Questions of title to the inams are foreign to the scope, of the suit tinder Section 57(3) of the Religious Endowments Act, because the Board itself cquld not adjudicate on such questions under the guise of settling schemes.
5. Mr. Chandrasekhara Aiyar who finally heard the suits accordingly restricted himself to the issues numbered by him as XX (a) (b) and (c). We may observe in passing that even sub-heads (&) and (c) do raise the question of the title to the properties; further the discussion of sub-head (a), though it purports to raise only a question of jurisdiction, involves as will presently appear, a consideration of the title to the suit lands. Once it was found that the old temple of Gopalaswami had ceased to exist and that the idol in the present temple wasthat of Chennakesavaswami, the learned District Judge came to the conclusion that the existing temple is a 'new institution', one 'entirely different from the old temple' and on that footing he held that the principle of the decision in Hindu Religious Endowments Board, Madras v. Rukmini : AIR1932Mad470 would come into operation:
The scheme must go 'he said' as having been framed to govern a non-existing temple.
6. Towards the end of the judgment, he also recorded findings to the effect that the subsequently constructed temple of Sri Chennakesavaswami ' has nothing to do with the suit inams ' and that the plaintiffs were not estopped from denying. the continuance of Gopalaswami temple or the continuance of their services in a temple of that name.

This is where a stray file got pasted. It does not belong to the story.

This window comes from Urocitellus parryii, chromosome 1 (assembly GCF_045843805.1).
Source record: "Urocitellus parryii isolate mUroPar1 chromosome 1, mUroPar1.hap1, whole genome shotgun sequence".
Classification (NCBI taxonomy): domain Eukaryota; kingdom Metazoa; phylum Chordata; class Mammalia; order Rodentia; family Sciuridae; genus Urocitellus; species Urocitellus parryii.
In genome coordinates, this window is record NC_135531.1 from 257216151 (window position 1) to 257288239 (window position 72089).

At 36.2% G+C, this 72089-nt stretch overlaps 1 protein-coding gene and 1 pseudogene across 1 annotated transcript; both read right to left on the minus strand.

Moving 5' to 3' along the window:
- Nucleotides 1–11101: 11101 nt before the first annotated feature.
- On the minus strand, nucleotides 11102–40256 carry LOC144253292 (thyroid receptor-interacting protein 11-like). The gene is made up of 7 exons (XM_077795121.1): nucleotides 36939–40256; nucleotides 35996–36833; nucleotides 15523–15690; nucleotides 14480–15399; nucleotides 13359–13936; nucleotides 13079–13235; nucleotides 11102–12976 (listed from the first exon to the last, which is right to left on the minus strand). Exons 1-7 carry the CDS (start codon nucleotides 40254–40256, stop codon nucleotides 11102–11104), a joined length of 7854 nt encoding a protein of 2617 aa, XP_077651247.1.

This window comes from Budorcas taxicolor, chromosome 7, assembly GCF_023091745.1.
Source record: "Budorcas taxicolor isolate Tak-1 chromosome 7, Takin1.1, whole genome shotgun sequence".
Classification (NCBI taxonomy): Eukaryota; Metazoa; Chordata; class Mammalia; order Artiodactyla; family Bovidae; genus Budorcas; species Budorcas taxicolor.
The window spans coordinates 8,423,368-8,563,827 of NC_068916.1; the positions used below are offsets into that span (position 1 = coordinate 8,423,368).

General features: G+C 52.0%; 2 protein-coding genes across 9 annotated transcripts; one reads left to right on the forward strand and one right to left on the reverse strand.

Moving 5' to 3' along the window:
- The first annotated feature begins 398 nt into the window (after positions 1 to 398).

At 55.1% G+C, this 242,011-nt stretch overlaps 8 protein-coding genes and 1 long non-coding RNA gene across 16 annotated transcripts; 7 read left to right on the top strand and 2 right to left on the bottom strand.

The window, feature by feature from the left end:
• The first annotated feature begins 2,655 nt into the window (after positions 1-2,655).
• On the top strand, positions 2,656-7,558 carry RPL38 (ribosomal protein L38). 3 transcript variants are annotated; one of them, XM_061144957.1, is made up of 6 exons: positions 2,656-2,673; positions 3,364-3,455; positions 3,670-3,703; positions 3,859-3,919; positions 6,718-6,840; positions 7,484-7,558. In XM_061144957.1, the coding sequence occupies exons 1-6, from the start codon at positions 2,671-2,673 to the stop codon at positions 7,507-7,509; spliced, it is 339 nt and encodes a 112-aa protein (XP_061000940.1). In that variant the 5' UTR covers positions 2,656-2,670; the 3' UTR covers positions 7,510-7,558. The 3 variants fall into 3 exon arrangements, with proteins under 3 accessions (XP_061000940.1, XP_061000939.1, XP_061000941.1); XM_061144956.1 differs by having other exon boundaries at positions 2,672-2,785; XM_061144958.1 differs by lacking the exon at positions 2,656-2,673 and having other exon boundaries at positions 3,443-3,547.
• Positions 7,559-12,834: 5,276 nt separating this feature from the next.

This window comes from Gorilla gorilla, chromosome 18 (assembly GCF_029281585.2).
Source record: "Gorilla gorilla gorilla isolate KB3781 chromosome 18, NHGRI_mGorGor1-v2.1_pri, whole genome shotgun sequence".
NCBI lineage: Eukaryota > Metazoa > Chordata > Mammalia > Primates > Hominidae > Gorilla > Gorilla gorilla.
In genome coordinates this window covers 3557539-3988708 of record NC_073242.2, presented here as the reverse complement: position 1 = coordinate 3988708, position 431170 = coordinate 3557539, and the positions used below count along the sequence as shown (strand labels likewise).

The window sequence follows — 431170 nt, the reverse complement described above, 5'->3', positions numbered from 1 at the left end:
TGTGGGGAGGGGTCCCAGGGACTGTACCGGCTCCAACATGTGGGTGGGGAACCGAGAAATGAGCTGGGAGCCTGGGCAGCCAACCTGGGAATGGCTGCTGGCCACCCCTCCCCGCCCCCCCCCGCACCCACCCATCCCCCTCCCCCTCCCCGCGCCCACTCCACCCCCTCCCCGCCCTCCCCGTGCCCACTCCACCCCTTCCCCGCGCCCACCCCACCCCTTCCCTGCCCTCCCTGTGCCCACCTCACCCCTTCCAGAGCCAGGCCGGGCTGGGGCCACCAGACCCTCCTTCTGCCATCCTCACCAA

7. We are not able to concur in the view taken by the lower Court that the principle of Hindu Religious Endowments Board,. Madras v. Rukmini : AIR1932Mad470 is applicable to the circumstances of the present case. There was in that case no temple in existence at the time the Board tried to exercise its powers and this Court held that the Board could not claim to exercise control over certain properties, merely on the ground that they were attached to a temple once upon a time. It will be noticed that the learned Chief Justice took care to restrict his observations to a case where the temple had permanently ceased to exist and there was no apparent intention of bringing it into existence again. Here, we have a Vishnu temple admittedly in existence in the village and there can be no doubt that it is the management of this temple that the Board intended to regulate by the proposed scheme. The description of the temple as that of ' Gopalaswami' could in other circumstances have been over looked or rectified as at best a mere misdescription; the real ' matter in controversy between the parties is as to whether the Board was entitled to treat the suit inams as belonging to the existing temple, when framing a scheme for the administration of the temple and its endowments. This way of stating the point for decision must itself suffice to show the inappropriate-ness of wholly excluding questions of title from the purview of proceedings before the Board or before the Court in relation to schemes for the management of temples; indeed it seems to us impossible to exclude questions of title. The allegations in the plaint and the issues framed in this case raises intricate points bearing upon the question of title; and unless the Court is to avoid deciding the real point in controversy between the parties, we do not see how these issues can be struck out. The suit is after all one filed in a Court of plenary jurisdiction and though its institution became necessary because of the framing of a scheme by the Board, we do not see in that circumstance sufficient justification for the view that the trial of the suit must be limited in the manner laid down in the judgment of the lower Court. Even as regards the power of the Board, it seems to us incorrect to say that it cannot deal with a question of disputed title. As observed in Anjaneya Sastri v. Kothandapani Chettiar : AIR1936Mad449 it may not always be possible to frame a scheme without coming to some conclusion as to the income available or as to the properties to be managed. (See also Chotalal Lakhmiram v. Manohar Ganesh Any view taken by the Endowments Board cannot of course affect third parties in hostile possession of the properties nor can it always be final even as against parties appearing before the Board. The Civil Court cannot in any view decline to adjudicate on the question of title when it is raised before it. We have accordingly heard arguments on the question whether the suit inams can be held to belong to the existing temple of Sri Chennakesavaswami.